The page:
In the late 1970s, hackers forged a social media network using the dominant audio tech of the time — the telephone

A vintage landline phone
A vintage landline phone
Photo: Busà Photography/Getty Images

POV: You’re a 14-year-old kid in Atlanta. It’s 1978, and the internet hasn’t been invented yet, so you mostly get your kicks over the phone. You love to call up your local radio station, WQXI, to request your favorite oldies. This time, however, the line’s been disconnected. A prerecorded message plays in your handset instead. QXI’s AM call-in number is now 741–0790, and QXI’s FM call-in number is… Just as you’re about to hang up, you hear something weird: After the recorded message ends and just before it loops again, you hear someone else on the line. They’re yelling “Hello…

Patricia Crowther’s ex-husband coded her cave maps into one of the first hit adventure games in the 1970s, and she had no idea

Photo illustration. Photos: Tennessee Virtual Archive; Mammoth Cave National Park/Facebook

Claire L. Evans is the author of Broad Band: The Untold Story of the Women Who Made the Internet.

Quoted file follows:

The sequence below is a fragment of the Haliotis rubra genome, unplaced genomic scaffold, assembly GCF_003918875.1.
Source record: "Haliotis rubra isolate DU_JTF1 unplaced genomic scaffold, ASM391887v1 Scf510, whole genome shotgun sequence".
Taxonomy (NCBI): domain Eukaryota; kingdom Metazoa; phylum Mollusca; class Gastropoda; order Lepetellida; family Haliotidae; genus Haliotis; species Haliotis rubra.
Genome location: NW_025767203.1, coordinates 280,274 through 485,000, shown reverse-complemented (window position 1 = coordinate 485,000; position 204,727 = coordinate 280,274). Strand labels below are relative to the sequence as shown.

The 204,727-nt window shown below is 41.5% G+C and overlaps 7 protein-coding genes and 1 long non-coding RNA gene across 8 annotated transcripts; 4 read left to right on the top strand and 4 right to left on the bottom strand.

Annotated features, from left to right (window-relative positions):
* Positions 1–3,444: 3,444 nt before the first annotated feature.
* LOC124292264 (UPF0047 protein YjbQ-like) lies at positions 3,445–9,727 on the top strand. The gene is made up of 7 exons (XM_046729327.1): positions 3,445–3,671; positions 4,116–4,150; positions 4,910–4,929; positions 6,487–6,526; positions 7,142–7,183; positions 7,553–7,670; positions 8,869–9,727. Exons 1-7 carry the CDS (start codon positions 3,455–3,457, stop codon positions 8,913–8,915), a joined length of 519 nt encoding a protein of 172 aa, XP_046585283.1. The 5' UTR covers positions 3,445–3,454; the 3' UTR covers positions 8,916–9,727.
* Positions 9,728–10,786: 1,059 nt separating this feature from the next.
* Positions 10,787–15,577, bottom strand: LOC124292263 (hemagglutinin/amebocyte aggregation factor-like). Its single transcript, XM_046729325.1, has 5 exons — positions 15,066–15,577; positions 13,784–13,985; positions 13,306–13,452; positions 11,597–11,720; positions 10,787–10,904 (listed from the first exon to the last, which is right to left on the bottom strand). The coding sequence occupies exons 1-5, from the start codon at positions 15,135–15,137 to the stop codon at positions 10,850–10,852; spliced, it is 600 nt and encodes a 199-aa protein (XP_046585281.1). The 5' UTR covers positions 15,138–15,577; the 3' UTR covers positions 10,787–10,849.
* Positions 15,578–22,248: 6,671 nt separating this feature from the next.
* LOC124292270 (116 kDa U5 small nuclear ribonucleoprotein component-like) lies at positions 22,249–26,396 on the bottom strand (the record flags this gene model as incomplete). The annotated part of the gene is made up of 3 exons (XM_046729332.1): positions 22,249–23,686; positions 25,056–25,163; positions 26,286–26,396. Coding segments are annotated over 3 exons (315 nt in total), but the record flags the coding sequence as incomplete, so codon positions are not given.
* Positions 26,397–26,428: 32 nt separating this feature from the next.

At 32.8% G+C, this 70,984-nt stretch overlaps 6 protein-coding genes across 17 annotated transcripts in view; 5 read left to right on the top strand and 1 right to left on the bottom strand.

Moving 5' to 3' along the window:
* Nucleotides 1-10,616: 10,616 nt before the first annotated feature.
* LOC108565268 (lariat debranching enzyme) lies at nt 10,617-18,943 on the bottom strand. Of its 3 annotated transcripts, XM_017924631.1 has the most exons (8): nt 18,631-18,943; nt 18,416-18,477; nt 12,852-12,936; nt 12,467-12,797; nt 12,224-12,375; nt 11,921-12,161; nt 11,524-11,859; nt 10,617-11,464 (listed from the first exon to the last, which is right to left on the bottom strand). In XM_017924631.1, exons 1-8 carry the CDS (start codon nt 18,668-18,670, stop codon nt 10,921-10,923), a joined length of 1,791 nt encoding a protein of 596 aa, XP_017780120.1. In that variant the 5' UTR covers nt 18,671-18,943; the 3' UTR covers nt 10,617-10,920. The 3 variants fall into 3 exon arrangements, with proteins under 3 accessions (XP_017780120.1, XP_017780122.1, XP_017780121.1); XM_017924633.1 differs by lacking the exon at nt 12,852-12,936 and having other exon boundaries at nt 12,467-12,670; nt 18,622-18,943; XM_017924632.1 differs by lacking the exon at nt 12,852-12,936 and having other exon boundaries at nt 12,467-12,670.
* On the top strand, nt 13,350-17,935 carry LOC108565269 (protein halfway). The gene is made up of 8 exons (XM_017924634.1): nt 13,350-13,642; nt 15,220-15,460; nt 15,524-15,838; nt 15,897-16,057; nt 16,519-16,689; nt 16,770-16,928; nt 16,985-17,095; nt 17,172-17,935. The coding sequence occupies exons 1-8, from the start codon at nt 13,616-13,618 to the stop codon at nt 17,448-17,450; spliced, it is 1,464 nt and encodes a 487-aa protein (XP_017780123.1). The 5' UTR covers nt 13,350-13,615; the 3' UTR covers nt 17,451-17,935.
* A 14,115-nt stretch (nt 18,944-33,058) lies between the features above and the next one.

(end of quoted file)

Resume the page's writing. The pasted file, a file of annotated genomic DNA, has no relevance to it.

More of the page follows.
The longest cave in the world is in central Kentucky. Its limestone passages stretch 400 miles beneath the earth in twisting patterns as intricate as the roots of the ancient hickory forests above. Within, cavers skirt bottomless pits, pass fountains of orange stone, and discover deep, icy subterranean rivers. Between the sunlit world and the depths below, white mist swirls at ankle height, like the breath of ghosts.

Kentuckians have fought bitterly to control access to the secrets of Mammoth Cave…

Claire L. Evans

Into old technology and new biology. Author of Broad Band: The Untold Story of the Women Who Made the Internet (Penguin, 2018).

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